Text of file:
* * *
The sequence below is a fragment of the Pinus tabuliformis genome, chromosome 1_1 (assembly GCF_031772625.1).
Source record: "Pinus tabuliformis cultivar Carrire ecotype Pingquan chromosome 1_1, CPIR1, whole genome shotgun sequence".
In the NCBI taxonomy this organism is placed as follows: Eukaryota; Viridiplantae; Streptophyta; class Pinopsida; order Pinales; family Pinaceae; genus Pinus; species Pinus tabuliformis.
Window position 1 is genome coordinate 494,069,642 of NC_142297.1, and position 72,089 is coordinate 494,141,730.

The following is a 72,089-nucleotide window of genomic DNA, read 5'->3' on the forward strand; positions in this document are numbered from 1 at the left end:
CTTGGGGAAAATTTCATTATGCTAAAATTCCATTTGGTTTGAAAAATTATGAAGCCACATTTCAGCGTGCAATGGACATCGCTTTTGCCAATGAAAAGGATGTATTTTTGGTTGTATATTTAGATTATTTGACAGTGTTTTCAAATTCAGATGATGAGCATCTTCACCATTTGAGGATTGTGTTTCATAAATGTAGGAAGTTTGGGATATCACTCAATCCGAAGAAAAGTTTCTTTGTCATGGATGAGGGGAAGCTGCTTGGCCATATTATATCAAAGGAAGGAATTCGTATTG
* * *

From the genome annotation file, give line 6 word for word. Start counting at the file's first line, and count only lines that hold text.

CTTGGGGAAAATTTCATTATGCTAAAATTCCATTTGGTTTGAAAAATTATGAAGCCACATTTCAGCGTGCAATGGACATCGCTTTTGCCAATGAAAAGGATGTATTTTTGGTTGTATATTTAGATTATTTGACAGTGTTTTCAAATTCAGATGATGAGCATCTTCACCATTTGAGGATTGTGTTTCATAAATGTAGGAAGTTTGGGATATCACTCAATCCGAAGAAAAGTTTCTTTGTCATGGATGAGGGGAAGCTGCTTGGCCATATTATATCAAAGGAAGGAATTCGTATTG